Have you ever been on a cruise, purchased your ticket and then stuck it in your bags without reading it? Think again. Anyone who is ready to take a cruise should read the entire ticket contract for passage thoroughly. This document spells out the cruise line’s rights and responsibilities as well as those of the passenger. Anyone injured aboard a cruise ship has a limited amount of time and is designated a specific jurisdiction to bring a lawsuit or make a claim against the cruise line.
Typically, the statute of limitations in cruise line injury cases
is one year. Most cruise lines require that the lawsuit be filed in the Southern District Federal Court of Florida. The exact location is set forth in the ticket. Admiralty law applies to these types of cases.
Within admiralty law, litigants are not generally afforded a jury trial. However, in federal court a jury trial may be allowed to take place if diversity of citizenship exists between the plaintiff and the defendant.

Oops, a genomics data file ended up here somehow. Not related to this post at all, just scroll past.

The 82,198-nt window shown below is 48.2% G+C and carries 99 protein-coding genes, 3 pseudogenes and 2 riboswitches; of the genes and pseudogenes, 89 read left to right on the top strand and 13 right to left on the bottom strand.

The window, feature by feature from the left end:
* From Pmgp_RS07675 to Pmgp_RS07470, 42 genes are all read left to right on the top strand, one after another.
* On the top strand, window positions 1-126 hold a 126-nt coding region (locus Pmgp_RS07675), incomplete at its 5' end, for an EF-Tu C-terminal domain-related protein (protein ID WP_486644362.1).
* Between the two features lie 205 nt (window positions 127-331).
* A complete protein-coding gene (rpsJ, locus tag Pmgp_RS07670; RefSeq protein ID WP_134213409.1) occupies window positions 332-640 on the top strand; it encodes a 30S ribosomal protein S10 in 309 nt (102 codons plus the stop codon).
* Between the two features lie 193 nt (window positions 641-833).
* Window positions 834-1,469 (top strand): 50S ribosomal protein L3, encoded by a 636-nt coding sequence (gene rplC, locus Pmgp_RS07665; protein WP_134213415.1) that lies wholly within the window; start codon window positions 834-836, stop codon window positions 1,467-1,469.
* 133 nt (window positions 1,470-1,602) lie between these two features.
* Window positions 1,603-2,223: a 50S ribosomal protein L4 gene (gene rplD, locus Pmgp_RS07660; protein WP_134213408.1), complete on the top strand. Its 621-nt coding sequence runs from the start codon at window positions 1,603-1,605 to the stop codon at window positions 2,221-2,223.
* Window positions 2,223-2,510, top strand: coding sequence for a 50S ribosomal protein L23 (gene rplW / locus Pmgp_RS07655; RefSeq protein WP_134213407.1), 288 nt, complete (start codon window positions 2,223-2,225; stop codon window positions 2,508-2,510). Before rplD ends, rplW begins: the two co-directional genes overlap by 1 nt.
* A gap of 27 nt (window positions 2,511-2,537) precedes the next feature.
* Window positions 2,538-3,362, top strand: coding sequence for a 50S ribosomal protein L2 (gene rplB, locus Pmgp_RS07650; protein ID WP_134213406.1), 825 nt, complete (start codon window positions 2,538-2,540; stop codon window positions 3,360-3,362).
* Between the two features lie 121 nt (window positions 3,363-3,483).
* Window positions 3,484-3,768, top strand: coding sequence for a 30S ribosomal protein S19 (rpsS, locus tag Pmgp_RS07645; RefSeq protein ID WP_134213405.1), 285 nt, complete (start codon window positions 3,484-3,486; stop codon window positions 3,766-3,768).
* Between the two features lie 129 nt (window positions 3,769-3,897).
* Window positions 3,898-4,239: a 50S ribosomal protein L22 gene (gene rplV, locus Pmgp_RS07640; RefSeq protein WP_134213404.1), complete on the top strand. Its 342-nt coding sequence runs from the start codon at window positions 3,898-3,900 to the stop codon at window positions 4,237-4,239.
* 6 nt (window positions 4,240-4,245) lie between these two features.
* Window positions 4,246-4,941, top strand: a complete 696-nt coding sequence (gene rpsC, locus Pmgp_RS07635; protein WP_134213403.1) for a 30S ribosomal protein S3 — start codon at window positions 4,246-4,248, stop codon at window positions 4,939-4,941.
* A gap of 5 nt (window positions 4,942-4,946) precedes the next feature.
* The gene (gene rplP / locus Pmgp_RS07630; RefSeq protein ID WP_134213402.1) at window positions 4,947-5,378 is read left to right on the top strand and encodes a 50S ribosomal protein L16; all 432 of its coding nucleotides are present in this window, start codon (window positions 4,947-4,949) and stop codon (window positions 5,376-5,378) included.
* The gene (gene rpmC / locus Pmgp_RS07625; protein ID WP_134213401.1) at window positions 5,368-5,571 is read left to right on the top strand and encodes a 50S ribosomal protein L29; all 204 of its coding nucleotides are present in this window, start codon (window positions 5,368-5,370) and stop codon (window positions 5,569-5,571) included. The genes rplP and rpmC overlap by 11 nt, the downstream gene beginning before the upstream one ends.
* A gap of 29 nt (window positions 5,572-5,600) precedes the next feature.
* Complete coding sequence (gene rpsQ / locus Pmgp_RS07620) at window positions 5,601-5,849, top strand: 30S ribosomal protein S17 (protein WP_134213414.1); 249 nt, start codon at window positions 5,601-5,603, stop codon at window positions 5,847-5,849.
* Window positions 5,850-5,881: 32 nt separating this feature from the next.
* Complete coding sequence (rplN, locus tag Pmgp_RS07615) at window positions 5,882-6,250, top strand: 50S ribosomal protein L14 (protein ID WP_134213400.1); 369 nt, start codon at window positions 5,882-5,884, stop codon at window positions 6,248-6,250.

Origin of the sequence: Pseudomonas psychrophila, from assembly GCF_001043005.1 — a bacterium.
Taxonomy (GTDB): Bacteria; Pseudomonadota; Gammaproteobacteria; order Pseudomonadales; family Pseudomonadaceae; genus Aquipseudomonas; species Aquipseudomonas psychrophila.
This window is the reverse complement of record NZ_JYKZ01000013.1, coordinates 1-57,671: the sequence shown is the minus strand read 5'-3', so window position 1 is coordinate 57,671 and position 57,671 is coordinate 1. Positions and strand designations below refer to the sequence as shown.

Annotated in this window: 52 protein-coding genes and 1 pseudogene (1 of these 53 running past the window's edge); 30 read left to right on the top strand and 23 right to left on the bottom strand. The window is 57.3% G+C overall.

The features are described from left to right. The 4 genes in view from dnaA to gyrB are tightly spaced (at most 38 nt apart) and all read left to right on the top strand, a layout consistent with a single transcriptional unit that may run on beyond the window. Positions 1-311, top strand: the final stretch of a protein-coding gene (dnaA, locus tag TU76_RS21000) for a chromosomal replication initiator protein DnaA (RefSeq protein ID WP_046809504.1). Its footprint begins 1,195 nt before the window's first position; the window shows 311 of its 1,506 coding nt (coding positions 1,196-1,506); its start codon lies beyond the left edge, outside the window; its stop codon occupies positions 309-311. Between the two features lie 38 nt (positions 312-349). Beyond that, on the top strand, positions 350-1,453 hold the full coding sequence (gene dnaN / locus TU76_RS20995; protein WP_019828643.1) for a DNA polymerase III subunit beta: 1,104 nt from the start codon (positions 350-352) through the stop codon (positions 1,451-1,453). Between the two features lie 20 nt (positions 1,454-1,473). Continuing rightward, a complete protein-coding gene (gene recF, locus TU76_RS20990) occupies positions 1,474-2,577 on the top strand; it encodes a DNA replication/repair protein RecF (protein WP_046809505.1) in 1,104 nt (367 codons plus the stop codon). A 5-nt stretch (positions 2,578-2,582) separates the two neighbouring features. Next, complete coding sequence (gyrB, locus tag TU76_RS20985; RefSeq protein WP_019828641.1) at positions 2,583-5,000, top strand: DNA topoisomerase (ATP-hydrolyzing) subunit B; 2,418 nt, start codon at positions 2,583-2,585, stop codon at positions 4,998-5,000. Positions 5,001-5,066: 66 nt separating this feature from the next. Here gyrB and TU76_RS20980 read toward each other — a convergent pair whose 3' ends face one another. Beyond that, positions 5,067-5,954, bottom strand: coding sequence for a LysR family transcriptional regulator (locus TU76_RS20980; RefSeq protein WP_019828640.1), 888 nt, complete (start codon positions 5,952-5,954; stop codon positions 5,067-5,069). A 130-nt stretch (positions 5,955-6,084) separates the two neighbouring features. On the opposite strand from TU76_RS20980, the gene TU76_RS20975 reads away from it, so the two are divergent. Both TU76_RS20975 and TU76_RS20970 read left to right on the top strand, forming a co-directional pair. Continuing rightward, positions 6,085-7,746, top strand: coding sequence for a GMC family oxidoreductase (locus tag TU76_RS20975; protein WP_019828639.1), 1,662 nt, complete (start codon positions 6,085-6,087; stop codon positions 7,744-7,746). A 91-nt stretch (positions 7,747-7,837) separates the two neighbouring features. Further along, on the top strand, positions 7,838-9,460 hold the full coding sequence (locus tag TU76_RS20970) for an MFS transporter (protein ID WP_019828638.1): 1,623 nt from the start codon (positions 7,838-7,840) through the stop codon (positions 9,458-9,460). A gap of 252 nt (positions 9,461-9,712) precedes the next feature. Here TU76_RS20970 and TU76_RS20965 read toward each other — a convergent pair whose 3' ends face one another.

What does this mean? Simply put, a Florida resident is not entitled to a jury trial if the resident is suing a cruise line in a Florida court. However, by alleging diversity of citizenship, a resident of any other state will be able to obtain a jury trial by exercising his or her right to one.
Does this seem fair? Clearly not. But the issue has been litigated, and the courts have ruled that there are no violations of equal protection or due process because the relationship between the passenger and the cruise line is contractual in nature.
As a practical matter, most cruise lines are not forcing Florida residents into a non-jury posture. But there is a growing trend that the federal magistrates and judges are striking jury demands for Florida residents in order to speed up the docket. While this may not seem fair, it is the law.